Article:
The 1 percent fee of monthly income and the 0.5 percent fee from net worth isn’t set in stone as other factors like future earnings potential, number of accounts, and the client “engagement” factor may tilt the fee structure a bit.
“We want to have flexibility,” Boudreaux said. “There is no magic number.”
Young professionals who have assets but who also carry a lot of debt are candidates for Upperline because these clients, while they often don’t meet minimum investable thresholds now, exhibit growth potential long into the future.
Target client: HENRY, or high earning, not rich yet.
Segmentation by Personality
Michael Solari, owner of Solari Financial in Bedford, N.H., built his pricing model based on the engagement level of the client based on the delegator, the collaborator or the do-it-yourselfer, or DIYer, archetypes.
Delegators, who are happy to let Solari manage their money, pay an upfront fee for the plan and an ongoing fee for advice and investment management.
Collaborators, who prefer maintaining a continuous relationship but want to retain financial decisions on trades and plan execution, pay an upfront fee and an ongoing fee for advice — but not investment management.
DIYers pay an upfront fee for the plan and an hourly fee for on-demand service.
“You should segment clients by personality and not just assets,” said Solari, a member of the XY Planning Network.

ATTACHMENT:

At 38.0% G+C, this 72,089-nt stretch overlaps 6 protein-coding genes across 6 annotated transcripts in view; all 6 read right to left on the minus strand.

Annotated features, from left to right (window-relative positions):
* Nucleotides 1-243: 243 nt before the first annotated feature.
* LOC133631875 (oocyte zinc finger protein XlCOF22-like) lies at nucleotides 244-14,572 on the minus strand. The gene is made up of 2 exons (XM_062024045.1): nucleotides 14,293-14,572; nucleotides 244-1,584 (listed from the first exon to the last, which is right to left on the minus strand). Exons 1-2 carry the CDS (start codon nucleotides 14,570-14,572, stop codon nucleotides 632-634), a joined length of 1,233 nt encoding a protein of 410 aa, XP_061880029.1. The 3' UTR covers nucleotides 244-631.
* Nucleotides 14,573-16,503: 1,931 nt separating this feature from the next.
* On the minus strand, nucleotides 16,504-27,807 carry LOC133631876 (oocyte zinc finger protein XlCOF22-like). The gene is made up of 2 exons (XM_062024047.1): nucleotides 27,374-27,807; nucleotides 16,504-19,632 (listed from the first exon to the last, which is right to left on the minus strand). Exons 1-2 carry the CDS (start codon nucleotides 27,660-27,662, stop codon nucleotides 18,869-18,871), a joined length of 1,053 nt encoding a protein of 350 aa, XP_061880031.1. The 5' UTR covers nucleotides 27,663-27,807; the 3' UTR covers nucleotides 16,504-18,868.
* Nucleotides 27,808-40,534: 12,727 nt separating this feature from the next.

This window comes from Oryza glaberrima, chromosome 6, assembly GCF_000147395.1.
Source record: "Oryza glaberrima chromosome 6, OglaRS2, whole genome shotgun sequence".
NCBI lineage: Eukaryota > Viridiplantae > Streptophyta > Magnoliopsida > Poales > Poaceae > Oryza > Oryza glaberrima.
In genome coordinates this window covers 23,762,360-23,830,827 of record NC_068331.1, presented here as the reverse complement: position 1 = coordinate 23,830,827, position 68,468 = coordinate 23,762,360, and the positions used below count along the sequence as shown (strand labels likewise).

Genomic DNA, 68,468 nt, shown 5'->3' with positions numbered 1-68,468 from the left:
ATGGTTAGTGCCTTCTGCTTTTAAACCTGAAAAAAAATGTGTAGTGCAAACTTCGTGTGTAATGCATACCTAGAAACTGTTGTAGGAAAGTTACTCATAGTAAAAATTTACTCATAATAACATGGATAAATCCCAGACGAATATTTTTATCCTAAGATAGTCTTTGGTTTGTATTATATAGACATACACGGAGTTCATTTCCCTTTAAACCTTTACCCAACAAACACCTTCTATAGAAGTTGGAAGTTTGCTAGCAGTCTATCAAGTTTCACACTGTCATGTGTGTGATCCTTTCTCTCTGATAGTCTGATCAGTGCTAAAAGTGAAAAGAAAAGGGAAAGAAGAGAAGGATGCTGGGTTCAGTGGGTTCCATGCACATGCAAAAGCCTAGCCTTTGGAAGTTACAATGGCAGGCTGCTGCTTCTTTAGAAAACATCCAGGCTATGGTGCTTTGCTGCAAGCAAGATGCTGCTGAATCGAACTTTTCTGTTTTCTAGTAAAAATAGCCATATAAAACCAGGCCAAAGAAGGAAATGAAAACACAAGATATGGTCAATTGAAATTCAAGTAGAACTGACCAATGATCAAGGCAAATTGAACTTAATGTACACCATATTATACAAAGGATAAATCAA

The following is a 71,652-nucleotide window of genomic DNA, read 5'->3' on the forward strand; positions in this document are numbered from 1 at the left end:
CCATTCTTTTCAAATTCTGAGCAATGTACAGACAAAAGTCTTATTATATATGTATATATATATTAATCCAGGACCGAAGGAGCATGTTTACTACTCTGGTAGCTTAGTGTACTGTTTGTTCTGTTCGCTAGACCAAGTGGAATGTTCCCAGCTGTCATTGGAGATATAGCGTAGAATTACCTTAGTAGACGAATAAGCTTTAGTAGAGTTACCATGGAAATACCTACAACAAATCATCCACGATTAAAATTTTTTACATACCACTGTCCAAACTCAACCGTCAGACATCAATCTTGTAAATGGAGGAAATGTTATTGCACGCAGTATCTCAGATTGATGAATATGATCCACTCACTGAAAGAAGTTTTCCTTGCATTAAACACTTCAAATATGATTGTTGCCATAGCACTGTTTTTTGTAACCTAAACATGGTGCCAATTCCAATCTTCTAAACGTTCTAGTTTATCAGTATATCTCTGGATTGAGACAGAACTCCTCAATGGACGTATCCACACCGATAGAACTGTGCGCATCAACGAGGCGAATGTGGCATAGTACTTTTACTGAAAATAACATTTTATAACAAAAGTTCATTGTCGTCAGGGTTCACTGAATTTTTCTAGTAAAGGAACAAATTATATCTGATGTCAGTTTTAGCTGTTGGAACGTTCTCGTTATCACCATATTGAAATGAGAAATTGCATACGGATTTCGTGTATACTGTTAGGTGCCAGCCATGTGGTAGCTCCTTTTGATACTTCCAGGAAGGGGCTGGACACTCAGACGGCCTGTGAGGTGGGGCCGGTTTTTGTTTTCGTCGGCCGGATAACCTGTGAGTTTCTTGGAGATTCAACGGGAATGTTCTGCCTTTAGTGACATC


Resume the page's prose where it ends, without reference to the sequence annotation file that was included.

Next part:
The ongoing fee is higher for delegators and collaborators, but the upfront fee is higher for DIY clients.
For Solari, charging a client twice as much for the same service because that client has double the assets of another client makes no sense.
Target client: Gen Xers, Gen Yers, DIYers.
Advisor Steve Lockshin of AdvicePeriod in Los Angeles keeps it simple. He offers advice and collects a check. Period. Clients might even get discount for placing assets on the automated platform.
There are no overarching AUM fees, no investment management fee, no subscription fees or percent of income calculations.
Of course, Lockshin’s clientele tends to be among the ultrahigh net worth (UHNW) segment where tax issues and specialist needs rank highest.
That intersection of his acquired experience around legal and tax issues enables him to deliver a “lateral approach” that focused and siloed lawyers and accountants simply can’t match, Jackson said.
Rather than applying a rigid basis point charge to part or all of the $100 million net worth, the fee might come somewhere between $100,000 and $350,000 to cover trust and estate planning, retirement planning, cash flow management, portfolio tax minimization, risk management and philanthropy.
While AUM does play a role, for the bulk of the book of business it is a “walk-on” role and caps are applied to each asset segment.
Even a fee of as low as $1,000 was profitable for this advisor.
Standalone investment management services for clients in the accumulation phase and with less than $10 million in investable assets pay 0.95 percent of assets under management, according to AdvicePeriod’s website.
Target client: UHNW or ultrahigh net worth client with $50 million or more in net worth.